"Go meet this friend," I grunted almost commandingly, "But don't you dare go home, okay?" truthfully I'm a bit vexed (even though I don't have the valid reason to) at Charlie's behaviour, he said that he saw a friend in the party he's been dying to meet so I guess that's a reason enough for him to be in such a hurry. He nodded once and bid me a small goodbye before his black-clad figure disappeared in between the crowd. Charlie's been wearing all-black since he fell into depression, I mean he wears black a lot, but still. Though I can't really be too concerned about it; it is his most favourite colour after all. Since the day I first met him, he was dressed in a black sweater and refused to take them off because he was wearing a white t-shirt underneath, as if it's embarrassing for him to wear anything but black. Kinda expected to be honest, he once said that white was the ultimate colour he couldn't resonate with, which sounds weird but once you get to know Charlie, it's exactly something he'd say. He would always resonate to the colour black.
"I feel kind of bad for him, to be honest," Quinn suddenly said, putting down her phone after god knows how many hours she had glued her eyes on the glowing screen. I raised a single eyebrow at her in response, seems like she had more to say.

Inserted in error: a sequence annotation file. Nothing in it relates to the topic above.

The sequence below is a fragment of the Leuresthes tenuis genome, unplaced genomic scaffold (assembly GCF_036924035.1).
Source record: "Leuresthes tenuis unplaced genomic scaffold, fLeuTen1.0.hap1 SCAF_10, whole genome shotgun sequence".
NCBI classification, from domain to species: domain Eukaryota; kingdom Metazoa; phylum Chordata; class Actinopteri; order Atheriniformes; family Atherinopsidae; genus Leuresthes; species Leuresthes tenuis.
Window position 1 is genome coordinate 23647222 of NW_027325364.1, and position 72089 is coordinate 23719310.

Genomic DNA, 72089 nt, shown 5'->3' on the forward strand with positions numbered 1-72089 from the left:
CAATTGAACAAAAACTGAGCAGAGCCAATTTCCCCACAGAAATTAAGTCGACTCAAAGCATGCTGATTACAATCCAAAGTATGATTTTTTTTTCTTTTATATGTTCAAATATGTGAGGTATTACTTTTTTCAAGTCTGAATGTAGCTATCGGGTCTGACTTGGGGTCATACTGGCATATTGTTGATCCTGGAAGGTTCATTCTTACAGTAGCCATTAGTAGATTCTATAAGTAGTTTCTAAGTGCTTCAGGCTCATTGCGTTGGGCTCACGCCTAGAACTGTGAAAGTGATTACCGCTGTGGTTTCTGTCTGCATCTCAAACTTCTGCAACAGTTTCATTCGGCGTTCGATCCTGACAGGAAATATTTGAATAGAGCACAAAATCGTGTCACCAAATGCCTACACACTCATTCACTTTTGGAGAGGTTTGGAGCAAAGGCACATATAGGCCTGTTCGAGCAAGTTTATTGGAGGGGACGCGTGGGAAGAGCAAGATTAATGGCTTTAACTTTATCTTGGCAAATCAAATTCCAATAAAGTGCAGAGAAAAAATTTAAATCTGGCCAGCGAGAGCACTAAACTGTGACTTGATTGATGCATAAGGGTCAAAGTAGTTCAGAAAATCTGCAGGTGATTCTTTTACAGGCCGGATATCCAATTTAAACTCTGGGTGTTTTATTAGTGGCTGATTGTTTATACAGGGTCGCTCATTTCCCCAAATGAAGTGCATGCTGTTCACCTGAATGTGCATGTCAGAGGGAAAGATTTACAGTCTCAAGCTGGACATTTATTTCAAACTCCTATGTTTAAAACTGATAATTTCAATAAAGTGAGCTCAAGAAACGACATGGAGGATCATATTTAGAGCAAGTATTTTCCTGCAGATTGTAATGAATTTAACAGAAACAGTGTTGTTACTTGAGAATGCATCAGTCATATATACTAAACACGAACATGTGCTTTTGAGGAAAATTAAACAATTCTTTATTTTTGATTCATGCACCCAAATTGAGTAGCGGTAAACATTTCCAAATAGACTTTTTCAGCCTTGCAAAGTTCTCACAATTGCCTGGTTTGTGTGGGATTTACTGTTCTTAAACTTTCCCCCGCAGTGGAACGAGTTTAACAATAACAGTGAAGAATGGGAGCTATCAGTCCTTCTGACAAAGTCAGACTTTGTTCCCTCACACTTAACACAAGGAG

"Really what's the use of dragging him into nightclubs and parties?" Ah that same old question again. "It'll just corner him further, don't you think? I mean, can't you see what he was doing?"
I ignored her. But she took this as an answer.
"Nothing! He's literally sitting there, earphones plugged in his head, and staring into nothing!" Quinn continued, stressing on each syllable as if she was reciting a poem. At this point, I knew that she knew I hadn't been paying attention to her. "Hux, are you even listening to me?" I glanced at her uncaringly and she rolled her eyes.
"Okay never mind what I said, but at least listen to this one..."
I glanced at her again, this time curious. I'm actually listening to what she's gong to say. I bet it's just some sympathetic or empathetic crap, but I was concerned.
"Always keep an eye on him, okay? No matter if he's in the worst of times or if he's in the sunniest mood of his life." Quinn said, now in a much calmer and tolerable tone. I did a side smile at her as if I actually did give regard to what she had to say. I know that already, I don't need her to tell me, but I'm kind enough to give her the feeling of consideration, even if false. Thankfully, she accepted that vague smile of mine with her own.
"C'mon, I'm sure Charlie's fine," I sighed while both of my legs sprung back to life as I stood up, I grinned at Quinn knowingly "I'm sure he's going to have fun sooner or later. And if you're gonna miss out the fun then fine by me. Just know I'm not gonna join your pity party." I laughed, diving into the crowd as Quinn followed behind with a smile on her face. Seems like she had shook off the glumness earlier, and that's great.